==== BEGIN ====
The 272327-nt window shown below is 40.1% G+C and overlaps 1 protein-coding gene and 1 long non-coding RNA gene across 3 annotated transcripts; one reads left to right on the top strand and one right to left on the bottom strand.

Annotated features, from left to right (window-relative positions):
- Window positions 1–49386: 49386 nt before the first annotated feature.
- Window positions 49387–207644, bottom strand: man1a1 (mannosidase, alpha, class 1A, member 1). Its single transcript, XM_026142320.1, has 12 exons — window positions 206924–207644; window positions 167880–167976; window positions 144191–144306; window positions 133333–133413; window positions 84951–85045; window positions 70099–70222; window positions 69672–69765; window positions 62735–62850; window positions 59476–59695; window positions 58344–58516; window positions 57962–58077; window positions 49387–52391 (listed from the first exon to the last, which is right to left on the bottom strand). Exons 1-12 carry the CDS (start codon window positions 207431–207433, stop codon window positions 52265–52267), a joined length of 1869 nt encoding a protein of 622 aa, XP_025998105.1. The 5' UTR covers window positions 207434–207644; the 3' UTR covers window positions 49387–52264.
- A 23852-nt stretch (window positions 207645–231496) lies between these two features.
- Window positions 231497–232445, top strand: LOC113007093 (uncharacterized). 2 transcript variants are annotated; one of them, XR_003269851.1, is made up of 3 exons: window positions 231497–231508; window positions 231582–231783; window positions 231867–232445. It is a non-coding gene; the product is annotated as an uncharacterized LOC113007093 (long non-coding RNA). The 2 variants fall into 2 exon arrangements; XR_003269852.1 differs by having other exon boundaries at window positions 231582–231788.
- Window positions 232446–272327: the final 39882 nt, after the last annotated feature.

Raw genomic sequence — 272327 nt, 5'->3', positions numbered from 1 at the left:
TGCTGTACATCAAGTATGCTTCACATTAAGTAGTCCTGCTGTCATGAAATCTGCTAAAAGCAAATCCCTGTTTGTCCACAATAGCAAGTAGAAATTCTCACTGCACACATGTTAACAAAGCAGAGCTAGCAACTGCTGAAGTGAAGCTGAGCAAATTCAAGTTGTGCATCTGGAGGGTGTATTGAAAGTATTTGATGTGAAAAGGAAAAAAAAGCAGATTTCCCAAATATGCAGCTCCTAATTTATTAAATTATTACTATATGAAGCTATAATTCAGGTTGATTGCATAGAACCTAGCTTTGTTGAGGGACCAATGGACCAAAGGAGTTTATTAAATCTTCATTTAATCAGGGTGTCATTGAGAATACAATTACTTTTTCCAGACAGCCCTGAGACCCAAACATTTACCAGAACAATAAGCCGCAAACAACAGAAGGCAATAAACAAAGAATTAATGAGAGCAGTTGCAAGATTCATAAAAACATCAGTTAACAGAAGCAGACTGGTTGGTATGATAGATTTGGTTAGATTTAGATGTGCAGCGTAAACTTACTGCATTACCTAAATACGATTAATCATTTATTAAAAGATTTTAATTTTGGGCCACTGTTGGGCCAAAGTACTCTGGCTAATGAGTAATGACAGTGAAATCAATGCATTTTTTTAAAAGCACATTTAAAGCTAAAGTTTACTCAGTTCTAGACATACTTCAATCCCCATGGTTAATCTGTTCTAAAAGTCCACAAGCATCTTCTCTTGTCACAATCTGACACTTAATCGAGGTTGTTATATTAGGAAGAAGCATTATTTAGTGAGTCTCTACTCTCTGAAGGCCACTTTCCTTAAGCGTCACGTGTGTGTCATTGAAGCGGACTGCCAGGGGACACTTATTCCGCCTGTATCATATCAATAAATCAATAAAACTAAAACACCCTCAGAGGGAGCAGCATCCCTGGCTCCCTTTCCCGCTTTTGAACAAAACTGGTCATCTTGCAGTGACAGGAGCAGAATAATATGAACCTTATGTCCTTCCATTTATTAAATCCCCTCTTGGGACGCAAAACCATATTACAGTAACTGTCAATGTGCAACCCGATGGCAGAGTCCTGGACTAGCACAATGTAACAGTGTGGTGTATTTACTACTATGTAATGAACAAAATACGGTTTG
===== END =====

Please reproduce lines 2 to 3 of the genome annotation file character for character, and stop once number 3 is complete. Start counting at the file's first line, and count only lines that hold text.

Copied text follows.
Annotated features, from left to right (window-relative positions):
- Window positions 1–49386: 49386 nt before the first annotated feature.